A surprise Netflix release, Where the Crawdads Sing (wasn't listed in Netflix's new in November 2022 schedule) is an instant hit online. We're not sure Where the Crawdads Sing will be getting a slot on our best movies on Netflix list, but we already know it's proven successful on Netflix.
The film jumped to #1 on the Netflix movies list in the U.S. on Sunday, Nov. 13 (and it's still there, fighting off Lindsay Lohan's Falling for Christmas). This success is even more notable when you learn that Netflix with ads doesn't have this movie (it's missing 1,065 other titles too).
It seems like Netflix's seized on a built-in audience: not only did the film earn $140 million worldwide in its summer 2022 theatrical run, but it also featured an original Taylor Swift song ("Carolina").
But none of that says "you should actually watch Where the Crawdads Sing." Because answering the 'should you stream?' question is a lot more complicated. (And if you don't want to stream, don't worry: we've got the 7 best new movies to watch online, as well as the schedule of what's new on Netflix, with movies and shows for the week of Nov. 14). We've also got an explanation of the controversies that surround the film, some tied to two of its characters and others about Delia Owens, the author of the book the film is based on.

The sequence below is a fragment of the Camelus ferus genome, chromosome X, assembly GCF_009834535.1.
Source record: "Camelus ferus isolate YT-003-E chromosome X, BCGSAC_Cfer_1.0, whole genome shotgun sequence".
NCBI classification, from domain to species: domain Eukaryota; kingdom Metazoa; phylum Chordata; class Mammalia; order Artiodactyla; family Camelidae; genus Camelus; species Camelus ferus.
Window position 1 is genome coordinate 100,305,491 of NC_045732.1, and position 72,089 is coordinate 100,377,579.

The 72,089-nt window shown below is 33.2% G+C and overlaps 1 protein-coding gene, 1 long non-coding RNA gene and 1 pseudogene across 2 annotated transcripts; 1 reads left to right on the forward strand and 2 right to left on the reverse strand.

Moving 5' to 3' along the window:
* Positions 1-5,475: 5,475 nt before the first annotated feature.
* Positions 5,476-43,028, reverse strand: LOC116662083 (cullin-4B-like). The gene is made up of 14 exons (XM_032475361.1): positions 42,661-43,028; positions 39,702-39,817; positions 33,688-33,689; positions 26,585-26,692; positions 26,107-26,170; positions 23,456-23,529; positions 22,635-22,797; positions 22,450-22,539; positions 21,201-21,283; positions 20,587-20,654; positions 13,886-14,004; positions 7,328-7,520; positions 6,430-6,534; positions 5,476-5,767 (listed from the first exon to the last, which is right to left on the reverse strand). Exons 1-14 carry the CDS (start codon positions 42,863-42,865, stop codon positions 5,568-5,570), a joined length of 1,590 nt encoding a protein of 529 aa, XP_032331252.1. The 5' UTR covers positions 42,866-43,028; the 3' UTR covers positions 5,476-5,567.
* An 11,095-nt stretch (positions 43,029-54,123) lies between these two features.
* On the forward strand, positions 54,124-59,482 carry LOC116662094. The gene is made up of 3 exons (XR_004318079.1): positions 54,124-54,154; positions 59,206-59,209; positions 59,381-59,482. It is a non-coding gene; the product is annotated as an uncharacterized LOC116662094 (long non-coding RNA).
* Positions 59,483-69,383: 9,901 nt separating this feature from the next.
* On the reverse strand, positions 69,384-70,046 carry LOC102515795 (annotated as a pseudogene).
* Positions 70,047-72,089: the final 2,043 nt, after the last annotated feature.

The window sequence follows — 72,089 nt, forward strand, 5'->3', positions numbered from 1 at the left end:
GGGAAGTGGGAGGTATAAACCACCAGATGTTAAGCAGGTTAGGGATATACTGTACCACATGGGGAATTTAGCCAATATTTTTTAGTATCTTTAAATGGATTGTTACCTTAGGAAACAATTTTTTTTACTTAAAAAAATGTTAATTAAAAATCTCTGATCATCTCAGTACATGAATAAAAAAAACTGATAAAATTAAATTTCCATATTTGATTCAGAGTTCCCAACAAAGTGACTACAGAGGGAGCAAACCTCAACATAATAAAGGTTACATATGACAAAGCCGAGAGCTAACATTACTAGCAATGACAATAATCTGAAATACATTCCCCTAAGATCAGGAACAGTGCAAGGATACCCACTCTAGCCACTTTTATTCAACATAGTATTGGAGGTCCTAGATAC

What is Where the Crawdads Sing about? And why is it so controversial?
Where the Crawdads Sing, which came out this past summer, focuses on Kya Clark (Daisy Edgar-Jones): a young girl on her own in North Carolina. Nicknamed "Marsh girl" for the area in which she resides, Kya becomes a suspect in a murder mystery connected to one of two men she's romantically involved with.
The film is an adaptation of author Delia Owens' book of the same name, and it's Owens herself (and her then-husband Mark) who is tied to some of the controversy related to the film.
The interesting thing about Crawdads is that two of its actors seemingly diffuse some of the book's controversy. Kya is able to make do because of help from the Black couple — Jumpin' (Sterling Macer, Jr.) and Mabel (Charlene "Michael" Hyatt) — whose dialogue in the book was called out by critics for perpetuating racial stereotypes. David Erlich of IndieWire, though, wrote "If Jumpin and Mabel still betray the career-long criticism that Owens tends to infantilize her Black characters, Macer and Hyatt ground their roles in a quiet dignity that pushes back against how they may have been written on the page."
On its own, that might not be as glaring, but Delia and Mark Owens' history doesn't help them. Their book Secrets of the Savanna drew attention by calling for human population control as a means to save the wildlife, and Delia's Owens Foundation website has been criticized for referring to Africa as "the dark continent."
Oh, and, Owens was wanted in questioning for a 1990s murder in Zambia.
Where the Crawdads Sing reviews: What the critics think
If that controversy isn't enough to stop you from watching, maybe the critics consensus will be. On Rotten Tomatoes, Where the Crawdads Sing got a notably low 35%, drawn from reviews such as critic Scott Tobias' (from his newsletter, free after signing up with your email address), where he wrote "The PG-13-ness of Where the Crawdads Sing buffs every rough edge off this story—the abuse, the abandonment, the betrayal, the sex, and even the alleged murder. It would be better off as trash."